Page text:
• Ban the following groups from making independent campaign expenditures: corporations that receive state grants, tax credits or incentives; corporations that apply for, submit a bid for or obtain a state contract; corporations that have accepted federal bailout money; semi-public corporations, including utility and insurance companies.
• Prohibit foreign and foreign-controlled corporations from making independent campaign expenditures.
• Ban the funneling of corporations' independent campaign expenditures through other sources, including individuals and businesses.
• Penalize shareholders, officers or members of a corporation who knowingly consent to an independent expenditure that violates the Michigan Campaign Finance Act with a civil fine of as much as $1,000.
Rep. Tim Bledsoe (D-Grosse Pointe), the author of one of the pieces of legislation, described the package as being a response "to what I regard as a thoroughly misguided decision that basically gives corporations and unions the opportunity to spend an unlimited amount of money to shape political outcomes."
The proposed laws, he says, can be viewed as a two-pronged attack. The prong dealing with disclosure, he contends, should survive without any legal challenge. As others have noted, the Citizens United decision actually strengthens the requirement that those paying for ads should be identified.
But he predicts that the other prong — which attempts to place restrictions on what types of corporations can participate in electioneering (corporations receiving state grants, for example) — are likely to end up being tested in court if passed into law.
Bledsoe, a former political science professor, also predicts getting these bills passed into law won't be easy. He points to the McCain-Feingold law — which he says got "kicked around Congress for five or six years before getting passed" — as an example of just how difficult enacting campaign finance reform can be.
"Especially in an election year," he says, "I think it will be a huge challenge to get this legislation passed. When you are talking about substantial campaign finance reform legislation, it is usually a multi-year struggle."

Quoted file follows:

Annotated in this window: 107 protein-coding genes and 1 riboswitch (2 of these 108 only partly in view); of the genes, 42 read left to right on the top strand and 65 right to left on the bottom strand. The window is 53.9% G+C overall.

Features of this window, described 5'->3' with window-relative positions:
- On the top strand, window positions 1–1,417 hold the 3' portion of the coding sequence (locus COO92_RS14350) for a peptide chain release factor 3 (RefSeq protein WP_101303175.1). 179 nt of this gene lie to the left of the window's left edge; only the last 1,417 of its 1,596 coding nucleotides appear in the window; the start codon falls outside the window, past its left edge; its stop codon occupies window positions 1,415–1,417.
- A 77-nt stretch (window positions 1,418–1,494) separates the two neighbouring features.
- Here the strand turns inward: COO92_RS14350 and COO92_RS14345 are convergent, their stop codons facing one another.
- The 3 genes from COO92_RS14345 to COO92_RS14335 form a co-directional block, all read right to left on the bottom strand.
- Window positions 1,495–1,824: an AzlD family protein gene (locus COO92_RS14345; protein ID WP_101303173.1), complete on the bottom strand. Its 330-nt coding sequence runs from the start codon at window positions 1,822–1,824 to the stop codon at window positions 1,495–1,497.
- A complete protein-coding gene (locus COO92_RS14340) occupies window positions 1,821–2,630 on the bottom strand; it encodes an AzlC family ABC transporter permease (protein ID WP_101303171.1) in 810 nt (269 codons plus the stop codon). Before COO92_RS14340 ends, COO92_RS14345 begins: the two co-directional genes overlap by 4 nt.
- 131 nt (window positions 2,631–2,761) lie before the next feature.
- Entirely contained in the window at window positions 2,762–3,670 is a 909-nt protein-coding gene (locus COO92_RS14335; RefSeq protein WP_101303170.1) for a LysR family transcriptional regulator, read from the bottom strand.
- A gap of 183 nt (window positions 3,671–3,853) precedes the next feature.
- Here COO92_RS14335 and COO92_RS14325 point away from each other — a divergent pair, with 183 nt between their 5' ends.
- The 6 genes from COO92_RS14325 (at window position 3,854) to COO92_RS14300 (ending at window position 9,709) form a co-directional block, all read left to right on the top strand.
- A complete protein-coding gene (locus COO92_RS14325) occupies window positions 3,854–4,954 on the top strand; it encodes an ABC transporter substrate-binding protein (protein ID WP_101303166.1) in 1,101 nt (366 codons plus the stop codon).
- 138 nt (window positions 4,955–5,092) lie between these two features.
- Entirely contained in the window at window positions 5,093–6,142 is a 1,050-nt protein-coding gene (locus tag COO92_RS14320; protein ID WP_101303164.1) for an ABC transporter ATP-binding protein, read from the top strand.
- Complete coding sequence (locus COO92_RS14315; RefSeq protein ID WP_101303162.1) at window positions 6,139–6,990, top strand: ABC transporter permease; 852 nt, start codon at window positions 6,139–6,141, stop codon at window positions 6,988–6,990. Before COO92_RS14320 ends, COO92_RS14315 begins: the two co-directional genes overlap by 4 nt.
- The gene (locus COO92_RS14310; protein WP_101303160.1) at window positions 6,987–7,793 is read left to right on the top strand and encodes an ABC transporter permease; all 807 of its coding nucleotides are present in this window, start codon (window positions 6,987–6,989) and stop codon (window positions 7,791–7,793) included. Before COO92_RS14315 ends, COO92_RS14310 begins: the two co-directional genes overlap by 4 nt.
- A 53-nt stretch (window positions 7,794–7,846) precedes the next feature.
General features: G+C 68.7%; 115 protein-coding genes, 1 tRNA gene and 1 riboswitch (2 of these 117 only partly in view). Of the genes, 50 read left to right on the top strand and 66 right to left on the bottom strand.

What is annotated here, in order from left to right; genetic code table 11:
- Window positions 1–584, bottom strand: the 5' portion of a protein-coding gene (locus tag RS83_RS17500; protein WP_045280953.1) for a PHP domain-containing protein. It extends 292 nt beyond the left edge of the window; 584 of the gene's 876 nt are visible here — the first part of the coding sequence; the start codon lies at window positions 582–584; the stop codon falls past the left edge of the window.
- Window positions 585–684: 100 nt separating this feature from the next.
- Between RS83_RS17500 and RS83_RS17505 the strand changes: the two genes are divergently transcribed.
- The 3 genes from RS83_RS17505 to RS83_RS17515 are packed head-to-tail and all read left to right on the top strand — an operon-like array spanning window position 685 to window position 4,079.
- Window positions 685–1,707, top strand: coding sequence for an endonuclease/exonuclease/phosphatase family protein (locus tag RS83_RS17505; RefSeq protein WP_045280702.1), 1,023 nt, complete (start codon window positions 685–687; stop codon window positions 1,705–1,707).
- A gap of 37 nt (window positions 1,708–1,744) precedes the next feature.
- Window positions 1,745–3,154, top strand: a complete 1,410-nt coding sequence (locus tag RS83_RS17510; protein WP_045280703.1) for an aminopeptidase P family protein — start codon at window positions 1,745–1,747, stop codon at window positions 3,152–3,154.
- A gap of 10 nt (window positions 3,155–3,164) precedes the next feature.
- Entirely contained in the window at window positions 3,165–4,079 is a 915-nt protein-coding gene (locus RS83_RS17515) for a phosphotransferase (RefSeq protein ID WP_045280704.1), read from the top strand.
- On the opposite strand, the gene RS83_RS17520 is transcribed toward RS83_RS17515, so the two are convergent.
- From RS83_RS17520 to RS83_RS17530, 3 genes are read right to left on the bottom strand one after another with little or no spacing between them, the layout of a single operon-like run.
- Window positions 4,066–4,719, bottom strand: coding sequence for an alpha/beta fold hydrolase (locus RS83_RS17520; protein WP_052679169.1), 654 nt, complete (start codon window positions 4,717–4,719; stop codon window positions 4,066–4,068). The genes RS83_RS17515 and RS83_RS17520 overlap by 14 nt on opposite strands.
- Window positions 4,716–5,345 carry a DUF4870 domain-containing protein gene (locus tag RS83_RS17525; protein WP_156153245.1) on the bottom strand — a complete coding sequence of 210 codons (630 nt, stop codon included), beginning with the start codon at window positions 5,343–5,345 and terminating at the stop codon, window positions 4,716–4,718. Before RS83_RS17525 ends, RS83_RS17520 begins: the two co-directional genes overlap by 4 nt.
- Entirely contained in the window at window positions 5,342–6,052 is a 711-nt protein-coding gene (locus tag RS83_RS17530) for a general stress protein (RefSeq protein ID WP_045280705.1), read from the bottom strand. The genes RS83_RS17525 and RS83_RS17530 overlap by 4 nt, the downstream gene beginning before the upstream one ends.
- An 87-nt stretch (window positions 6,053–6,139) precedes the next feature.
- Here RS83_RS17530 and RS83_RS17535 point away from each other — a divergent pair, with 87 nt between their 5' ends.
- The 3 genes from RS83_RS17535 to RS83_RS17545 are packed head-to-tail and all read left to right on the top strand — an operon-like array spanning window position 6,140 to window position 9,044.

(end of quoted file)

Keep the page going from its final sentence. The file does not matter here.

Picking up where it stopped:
But it is clearly an effort that needs to be undertaken, says Christina Kuo, executive director of Michigan Common Cause.
"This legislation is important because of the broad scope of the Citizens United decision that came down from the Supreme Court in January," Kuo says. "That decision left a huge hole in the ability to keep a check on the ability of corporations to influence elections."
Like other critics, she finds it confounding that the high court, when it comes to elections, would grant corporations the same free speech rights as individuals. Sure, individuals have the right to spend as much as they want running ads for or against a particular candidate, but how many individuals have the resources of a billion-dollar corporation at their disposal?
She notes, too, that almost as soon as the Supreme Court handed down its decision, the Michigan Chamber of Commerce began holding workshops to instruct its members on how to take advantage of changes in the law.
Kuo says one thing of particular concern is not just the influence corporations can have on national and state elections, but also on local contests. "What happens if some corporation doesn't like a decision a local city council or planning commission makes?" she asks.
"I think what has really upset a lot of people is the court saying that these corporations have the same First Amendment free speech rights a individuals."Curt Guyette is Metro Times news editor. Contact him at 313-202-804 or email@example.com